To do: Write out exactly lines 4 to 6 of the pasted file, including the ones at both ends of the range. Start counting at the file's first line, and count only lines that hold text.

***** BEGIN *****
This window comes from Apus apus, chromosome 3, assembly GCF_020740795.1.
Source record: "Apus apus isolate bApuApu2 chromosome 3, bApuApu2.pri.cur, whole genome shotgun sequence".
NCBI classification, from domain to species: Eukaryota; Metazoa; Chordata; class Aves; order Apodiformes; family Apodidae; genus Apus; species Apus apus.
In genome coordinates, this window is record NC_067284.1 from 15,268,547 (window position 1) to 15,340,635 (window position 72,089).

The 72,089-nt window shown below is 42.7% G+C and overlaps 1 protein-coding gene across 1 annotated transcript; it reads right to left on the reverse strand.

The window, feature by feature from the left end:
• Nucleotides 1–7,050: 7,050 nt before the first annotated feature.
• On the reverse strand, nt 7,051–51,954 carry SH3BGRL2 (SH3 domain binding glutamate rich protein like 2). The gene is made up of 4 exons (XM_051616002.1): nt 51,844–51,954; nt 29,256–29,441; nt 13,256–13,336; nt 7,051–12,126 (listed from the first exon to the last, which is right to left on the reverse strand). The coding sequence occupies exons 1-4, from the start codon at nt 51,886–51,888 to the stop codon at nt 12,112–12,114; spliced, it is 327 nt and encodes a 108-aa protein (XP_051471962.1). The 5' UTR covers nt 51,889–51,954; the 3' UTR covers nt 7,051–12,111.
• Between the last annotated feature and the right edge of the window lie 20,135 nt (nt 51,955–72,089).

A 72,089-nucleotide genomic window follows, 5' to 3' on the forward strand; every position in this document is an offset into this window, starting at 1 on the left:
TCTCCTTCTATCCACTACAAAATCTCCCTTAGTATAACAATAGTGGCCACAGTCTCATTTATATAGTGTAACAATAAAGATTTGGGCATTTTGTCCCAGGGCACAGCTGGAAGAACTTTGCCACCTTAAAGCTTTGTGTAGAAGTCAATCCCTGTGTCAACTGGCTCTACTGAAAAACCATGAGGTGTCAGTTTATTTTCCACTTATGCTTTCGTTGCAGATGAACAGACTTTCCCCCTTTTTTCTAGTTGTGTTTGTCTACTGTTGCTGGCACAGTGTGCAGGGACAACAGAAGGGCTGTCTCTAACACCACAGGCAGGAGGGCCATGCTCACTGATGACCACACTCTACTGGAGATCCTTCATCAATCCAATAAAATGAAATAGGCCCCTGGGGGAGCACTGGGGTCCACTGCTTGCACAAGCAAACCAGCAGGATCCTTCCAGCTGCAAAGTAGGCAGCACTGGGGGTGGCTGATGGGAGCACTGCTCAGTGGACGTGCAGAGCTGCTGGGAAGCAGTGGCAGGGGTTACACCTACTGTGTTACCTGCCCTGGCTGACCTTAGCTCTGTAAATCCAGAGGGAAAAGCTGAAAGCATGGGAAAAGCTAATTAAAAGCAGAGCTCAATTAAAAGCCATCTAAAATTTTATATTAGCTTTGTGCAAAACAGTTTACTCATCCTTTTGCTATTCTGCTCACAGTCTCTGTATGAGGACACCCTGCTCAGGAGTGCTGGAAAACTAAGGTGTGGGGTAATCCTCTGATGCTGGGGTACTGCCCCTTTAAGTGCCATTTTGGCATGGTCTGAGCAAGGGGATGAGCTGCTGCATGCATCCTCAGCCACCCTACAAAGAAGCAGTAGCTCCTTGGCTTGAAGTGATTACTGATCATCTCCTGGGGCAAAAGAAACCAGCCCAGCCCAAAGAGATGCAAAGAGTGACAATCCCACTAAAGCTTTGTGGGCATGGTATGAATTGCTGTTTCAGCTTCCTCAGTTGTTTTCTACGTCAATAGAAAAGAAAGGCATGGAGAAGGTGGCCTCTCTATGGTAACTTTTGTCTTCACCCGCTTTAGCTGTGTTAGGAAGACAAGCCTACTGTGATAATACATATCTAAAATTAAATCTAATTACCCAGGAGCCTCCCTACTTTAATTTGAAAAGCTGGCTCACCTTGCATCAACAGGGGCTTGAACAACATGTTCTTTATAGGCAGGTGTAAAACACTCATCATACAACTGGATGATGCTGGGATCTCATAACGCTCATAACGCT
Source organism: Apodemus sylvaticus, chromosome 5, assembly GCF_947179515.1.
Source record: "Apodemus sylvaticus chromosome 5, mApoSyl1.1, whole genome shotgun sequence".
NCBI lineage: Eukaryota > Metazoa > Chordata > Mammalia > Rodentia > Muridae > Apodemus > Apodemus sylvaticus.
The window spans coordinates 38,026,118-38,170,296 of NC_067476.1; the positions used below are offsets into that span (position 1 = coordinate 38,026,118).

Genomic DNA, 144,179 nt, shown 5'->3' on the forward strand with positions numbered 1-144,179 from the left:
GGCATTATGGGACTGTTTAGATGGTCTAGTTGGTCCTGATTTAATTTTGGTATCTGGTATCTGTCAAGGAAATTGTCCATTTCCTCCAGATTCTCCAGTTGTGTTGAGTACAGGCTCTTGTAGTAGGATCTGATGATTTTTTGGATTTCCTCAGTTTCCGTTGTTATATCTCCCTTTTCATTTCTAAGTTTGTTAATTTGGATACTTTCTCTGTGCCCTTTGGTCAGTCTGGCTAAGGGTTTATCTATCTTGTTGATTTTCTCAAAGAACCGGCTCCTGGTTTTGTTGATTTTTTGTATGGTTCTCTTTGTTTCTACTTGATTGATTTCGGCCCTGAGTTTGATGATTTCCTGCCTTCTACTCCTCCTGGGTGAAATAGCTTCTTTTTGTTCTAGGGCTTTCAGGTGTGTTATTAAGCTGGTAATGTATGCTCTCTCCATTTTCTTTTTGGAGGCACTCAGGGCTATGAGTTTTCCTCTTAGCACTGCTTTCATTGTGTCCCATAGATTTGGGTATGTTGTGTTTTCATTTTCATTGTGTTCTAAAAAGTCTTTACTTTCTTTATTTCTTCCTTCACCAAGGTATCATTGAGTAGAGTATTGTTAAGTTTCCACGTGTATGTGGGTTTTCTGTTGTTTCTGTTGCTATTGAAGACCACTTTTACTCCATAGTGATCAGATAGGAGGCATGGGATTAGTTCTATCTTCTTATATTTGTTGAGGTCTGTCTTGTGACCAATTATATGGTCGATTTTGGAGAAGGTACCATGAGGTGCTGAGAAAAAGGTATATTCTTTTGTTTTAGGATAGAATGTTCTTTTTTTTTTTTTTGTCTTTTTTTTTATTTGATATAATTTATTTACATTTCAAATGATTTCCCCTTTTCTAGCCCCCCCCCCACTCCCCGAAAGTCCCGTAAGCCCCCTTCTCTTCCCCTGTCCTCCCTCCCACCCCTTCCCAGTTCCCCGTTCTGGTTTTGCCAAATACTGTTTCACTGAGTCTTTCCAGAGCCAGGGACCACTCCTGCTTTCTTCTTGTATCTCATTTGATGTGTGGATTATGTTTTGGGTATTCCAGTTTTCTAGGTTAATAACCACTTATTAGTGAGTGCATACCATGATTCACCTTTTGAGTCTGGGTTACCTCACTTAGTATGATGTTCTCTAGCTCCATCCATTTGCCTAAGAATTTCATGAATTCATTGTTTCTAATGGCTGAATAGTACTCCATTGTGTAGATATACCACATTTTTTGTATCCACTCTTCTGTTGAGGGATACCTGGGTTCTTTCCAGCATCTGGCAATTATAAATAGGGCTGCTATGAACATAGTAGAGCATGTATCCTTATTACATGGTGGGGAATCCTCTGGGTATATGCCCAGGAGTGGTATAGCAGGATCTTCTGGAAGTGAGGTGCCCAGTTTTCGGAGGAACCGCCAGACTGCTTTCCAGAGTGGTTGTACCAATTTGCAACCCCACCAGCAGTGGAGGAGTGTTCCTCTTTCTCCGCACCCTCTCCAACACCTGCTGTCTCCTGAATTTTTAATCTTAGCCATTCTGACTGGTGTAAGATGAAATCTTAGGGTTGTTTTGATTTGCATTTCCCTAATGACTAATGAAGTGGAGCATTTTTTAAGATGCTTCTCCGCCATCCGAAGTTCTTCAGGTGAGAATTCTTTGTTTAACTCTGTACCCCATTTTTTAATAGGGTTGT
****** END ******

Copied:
In genome coordinates, this window is record NC_067284.1 from 15,268,547 (window position 1) to 15,340,635 (window position 72,089).

The 72,089-nt window shown below is 42.7% G+C and overlaps 1 protein-coding gene across 1 annotated transcript; it reads right to left on the reverse strand.

The window, feature by feature from the left end: